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George Eliot’s beloved masterpiece in a Penguin Classics Deluxe Edition with a foreword by Rebecca Mead, author of the bestselling memoir My Life in Middlemarch
A triumph of realist fiction, George Eliot’s Middlemarch: A Study of Provincial Life explores a fictional nineteenth-century Midlands town in the midst of sweeping change. The proposed Reform Bill, the new railroads, and scientific advances are threatening upheaval on every front. Against this backdrop, the quiet drama of ordinary lives is played out by the novel’s complexly portrayed characters—until the arrival of two outsiders further disrupts the town’s equilibrium. Every bit as powerful and perceptive in our time as it was in the Victorian era, Middlemarch displays George Eliot’s clear-eyed yet humane understanding of characters caught up in the mysterious unfolding of self-knowledge.
In this elegant Penguin Classics Deluxe Edition, Rebecca Mead introduces the novel that shaped her life and reflects on its joys and its timeless relevance.
For more than sixty-five years, Penguin has been the leading publisher of classic literature in the English-speaking world. With more than 1,500 titles, Penguin Classics represents a global bookshelf of the best works throughout history and across genres and disciplines. Readers trust the series to provide authoritative texts enhanced by introductions and notes by distinguished scholars and contemporary authors, as well as up-to-date translations by award-winning translators.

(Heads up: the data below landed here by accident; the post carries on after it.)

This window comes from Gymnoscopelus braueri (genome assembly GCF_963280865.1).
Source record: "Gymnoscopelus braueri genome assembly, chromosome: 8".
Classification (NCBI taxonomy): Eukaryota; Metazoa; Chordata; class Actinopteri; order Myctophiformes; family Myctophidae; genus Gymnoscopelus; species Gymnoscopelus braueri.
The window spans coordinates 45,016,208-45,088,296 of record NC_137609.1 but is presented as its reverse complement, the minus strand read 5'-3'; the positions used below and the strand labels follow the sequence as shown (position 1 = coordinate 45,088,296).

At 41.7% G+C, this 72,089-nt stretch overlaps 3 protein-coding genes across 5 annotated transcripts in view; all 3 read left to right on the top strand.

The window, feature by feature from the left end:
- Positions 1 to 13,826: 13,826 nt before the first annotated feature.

About the Author
George Eliot (1819–1880), whose real name was Mary Ann Evans Cross, left school at the age of sixteen and embarked on a program of independent study to further her intellectual growth before becoming one of the leading novelists of the Victorian era. Her seven novels also include The Mill on the Floss, Adam Bede, and Silas Marner.
Rebecca Mead is a staff writer at the New Yorker and the author of My Life in Middlemarch. She lives in New York.
“Middlemarch, the magnificent book which with all its imperfections is one of the few English novels written for grown-up people.”
“The most profound, wise and absorbing of English novels . . . and, above all, truthful and forgiving about human behaviour.”
"No Victorian novel approaches Middlemarch in its width of reference, its intellectual power, or the imperturbable spaciousness of its narrative...I doubt if any Victorian novelist has as much to teach the modern novelists as George Eliot...No writer has ever represented the ambiguities of moral choice so fully".
—V. S. Pritchett
"Middlemarch is probably the greatest English novel."
"It is possible to argue that Middlemarch is the greatest English novel."
—A. S. Byatt
"Certainly the greatest [English] novel."